Spell, who writes an autonomous vehicle column for InsuranceQuotes.com, said Insurance companies have taken notice of the accident and, as before the incident, are at an elevated state of awareness regarding AVs. “The insurance industry is continuously developing strategies based on the performance of driverless vehicles in the testing stages. It’s too early to determine what impact this will have on future insurance coverage, which at this point, is dependent on decisions that vary from state to state,” he said.
Because 95 percent of serious auto crashes are attributed to human error, insurance companies are anticipating the time when it’s generally proven that AVs are less error-prone than human-operated vehicles, Spell said.
“As progress in the reduction of collisions is made, insurance companies will be expected to match coverage costs proportionate to the risks,” he said. “Traditional auto insurance will be challenged, so how efficiently the insurance industry adjusts and restructures will determine how it fares. The industry will have to explore different ways to price new risks, as well as develop all-new products and markets.”
Spell said that the greatest challenge to autonomous vehicles’ success will come from auto manufacturers. “Insurance companies will have to be creative to thwart a potential trend by AV automakers to in-source insurance for its customers. Tesla, for instance, is already pursuing this route in Australia and Hong Kong,” he said.
Autonomous vehicle development is still in its early stages, so insurance companies have the time to adjust with changing technologies, Spell said. “We’ve entered the era of semiautonomous driving with driver-assist safety features that are helping consumers ease into an AV mindset,” he said. “The first insurance cost savings will come in the form of discounts for drivers with vehicles equipped with collision-avoidance technology.”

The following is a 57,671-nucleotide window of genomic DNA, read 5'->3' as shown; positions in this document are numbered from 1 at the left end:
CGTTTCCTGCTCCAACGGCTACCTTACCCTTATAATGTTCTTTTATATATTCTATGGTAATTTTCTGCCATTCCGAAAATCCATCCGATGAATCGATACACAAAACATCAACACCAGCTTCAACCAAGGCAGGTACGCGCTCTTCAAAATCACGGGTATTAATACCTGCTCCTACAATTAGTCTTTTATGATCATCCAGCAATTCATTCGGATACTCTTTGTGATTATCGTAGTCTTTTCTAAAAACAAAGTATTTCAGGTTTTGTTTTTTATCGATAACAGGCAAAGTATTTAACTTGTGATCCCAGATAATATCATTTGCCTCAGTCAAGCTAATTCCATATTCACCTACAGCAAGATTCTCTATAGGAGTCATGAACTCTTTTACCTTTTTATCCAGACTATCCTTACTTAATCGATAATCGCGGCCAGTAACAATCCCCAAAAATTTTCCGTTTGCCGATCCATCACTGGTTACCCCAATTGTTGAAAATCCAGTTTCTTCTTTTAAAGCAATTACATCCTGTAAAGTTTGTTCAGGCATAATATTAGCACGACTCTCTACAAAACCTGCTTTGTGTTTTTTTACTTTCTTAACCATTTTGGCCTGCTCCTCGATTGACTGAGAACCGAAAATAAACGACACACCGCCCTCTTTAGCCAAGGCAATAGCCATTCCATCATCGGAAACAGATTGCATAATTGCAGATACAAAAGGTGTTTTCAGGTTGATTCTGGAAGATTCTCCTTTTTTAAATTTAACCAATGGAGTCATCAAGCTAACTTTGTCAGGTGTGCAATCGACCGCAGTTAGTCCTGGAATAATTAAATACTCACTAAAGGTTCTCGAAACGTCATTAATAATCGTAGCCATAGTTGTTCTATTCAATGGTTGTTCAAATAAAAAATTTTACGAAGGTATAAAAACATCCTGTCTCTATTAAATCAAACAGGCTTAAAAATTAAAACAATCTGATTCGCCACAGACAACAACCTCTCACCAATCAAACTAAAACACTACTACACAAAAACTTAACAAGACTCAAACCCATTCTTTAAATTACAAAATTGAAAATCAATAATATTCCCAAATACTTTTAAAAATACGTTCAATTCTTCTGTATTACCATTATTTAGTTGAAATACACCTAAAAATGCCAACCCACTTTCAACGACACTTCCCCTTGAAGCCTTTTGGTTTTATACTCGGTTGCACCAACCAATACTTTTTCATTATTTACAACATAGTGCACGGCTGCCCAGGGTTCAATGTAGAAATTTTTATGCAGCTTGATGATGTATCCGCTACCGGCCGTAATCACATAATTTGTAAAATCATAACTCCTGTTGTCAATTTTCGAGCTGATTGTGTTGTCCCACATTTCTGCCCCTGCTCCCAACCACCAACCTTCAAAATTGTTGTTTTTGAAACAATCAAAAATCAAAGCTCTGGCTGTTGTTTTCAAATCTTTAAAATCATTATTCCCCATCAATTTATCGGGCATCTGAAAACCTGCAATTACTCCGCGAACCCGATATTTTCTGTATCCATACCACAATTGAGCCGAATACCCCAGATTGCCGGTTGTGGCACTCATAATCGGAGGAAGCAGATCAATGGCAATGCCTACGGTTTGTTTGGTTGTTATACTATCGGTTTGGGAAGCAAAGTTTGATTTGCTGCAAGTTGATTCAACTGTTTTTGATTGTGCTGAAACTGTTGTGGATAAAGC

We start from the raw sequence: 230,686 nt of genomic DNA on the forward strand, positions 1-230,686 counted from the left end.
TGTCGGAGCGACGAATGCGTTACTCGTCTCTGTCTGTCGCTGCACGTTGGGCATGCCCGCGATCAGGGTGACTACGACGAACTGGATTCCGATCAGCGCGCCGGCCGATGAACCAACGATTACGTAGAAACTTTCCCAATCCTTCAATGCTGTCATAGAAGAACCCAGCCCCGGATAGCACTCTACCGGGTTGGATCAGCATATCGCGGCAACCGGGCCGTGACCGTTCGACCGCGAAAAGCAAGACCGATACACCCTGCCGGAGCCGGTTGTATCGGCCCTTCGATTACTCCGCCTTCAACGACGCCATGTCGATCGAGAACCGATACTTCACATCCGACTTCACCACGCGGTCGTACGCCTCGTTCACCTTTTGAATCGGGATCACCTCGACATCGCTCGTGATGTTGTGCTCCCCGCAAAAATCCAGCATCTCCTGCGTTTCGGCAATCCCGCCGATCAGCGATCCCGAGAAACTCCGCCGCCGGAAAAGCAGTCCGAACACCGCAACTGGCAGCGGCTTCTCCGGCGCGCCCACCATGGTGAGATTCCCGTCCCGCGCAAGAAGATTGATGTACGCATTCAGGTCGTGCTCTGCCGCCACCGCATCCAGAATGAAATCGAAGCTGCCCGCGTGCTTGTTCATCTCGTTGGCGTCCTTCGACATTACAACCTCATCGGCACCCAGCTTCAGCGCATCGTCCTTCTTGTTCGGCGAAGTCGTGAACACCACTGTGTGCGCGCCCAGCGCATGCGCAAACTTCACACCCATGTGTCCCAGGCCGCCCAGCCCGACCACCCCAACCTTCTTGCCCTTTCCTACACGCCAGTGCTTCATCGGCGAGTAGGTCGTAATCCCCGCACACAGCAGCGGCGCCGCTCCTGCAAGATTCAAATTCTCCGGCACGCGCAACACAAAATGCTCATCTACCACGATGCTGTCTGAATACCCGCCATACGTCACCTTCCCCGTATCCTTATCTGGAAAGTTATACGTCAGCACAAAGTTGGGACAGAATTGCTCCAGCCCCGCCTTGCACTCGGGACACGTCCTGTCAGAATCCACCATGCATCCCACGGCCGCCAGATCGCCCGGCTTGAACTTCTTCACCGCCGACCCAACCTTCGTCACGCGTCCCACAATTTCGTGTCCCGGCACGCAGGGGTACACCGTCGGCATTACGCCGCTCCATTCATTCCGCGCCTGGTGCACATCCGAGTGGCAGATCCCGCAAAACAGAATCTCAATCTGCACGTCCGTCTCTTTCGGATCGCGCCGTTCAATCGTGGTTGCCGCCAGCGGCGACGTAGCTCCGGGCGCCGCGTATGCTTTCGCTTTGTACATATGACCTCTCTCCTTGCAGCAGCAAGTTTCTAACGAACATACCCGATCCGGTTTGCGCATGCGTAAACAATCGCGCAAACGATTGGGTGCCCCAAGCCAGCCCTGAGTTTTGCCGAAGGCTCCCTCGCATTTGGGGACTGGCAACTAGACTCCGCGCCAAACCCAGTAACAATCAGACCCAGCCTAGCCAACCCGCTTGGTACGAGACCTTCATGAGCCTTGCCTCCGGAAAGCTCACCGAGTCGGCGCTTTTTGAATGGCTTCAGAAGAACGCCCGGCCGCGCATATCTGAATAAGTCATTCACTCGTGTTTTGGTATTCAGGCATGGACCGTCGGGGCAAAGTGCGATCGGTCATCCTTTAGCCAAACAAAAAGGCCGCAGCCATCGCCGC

Even if liability insurance becomes obsolete, car owners will continue to need insurance for theft, vandalism and weather-inflicted damage, Spell said. “Coverage also will be required for scenarios such as software crashes and the failure of actuators that control braking and steering,” he said.
Uber Incident Not Helping Autonomous Vehicles’ Image…
Because the Uber incident was well-publicized, and consumers are aware of it, the likelihood of negatively coloring perceptions of AVs is high, Spell said.
“Most consumers already have at least some degree of trepidation about driverless vehicles. It’s probably akin to the reception the first horseless carriages got back in the day,” he said. “My experience has been that baby-boomer consumers, who are more tuned in to the news and generally more cautious, are most likely to have their faith shaken by the incident.”
Overall, Spell says that semiautonomous technologies – lane-centering systems, adaptive cruise control and automatic braking – are a reality. “New vehicles with these features are coming to markets in increasingly heavy doses, so there has been a significant uptick in the awareness and acceptance of automated driving,” he said. “Using these driver-assist features requires a learning curve before there’s a comfort level. These technologies should eventually be accepted because they represent a shared experience between humans and machines, in which humans are in ultimate control. Auto manufacturers are hoping to gradually get consumers’ feet wet with these technologies so that the eventual immersion will come naturally.”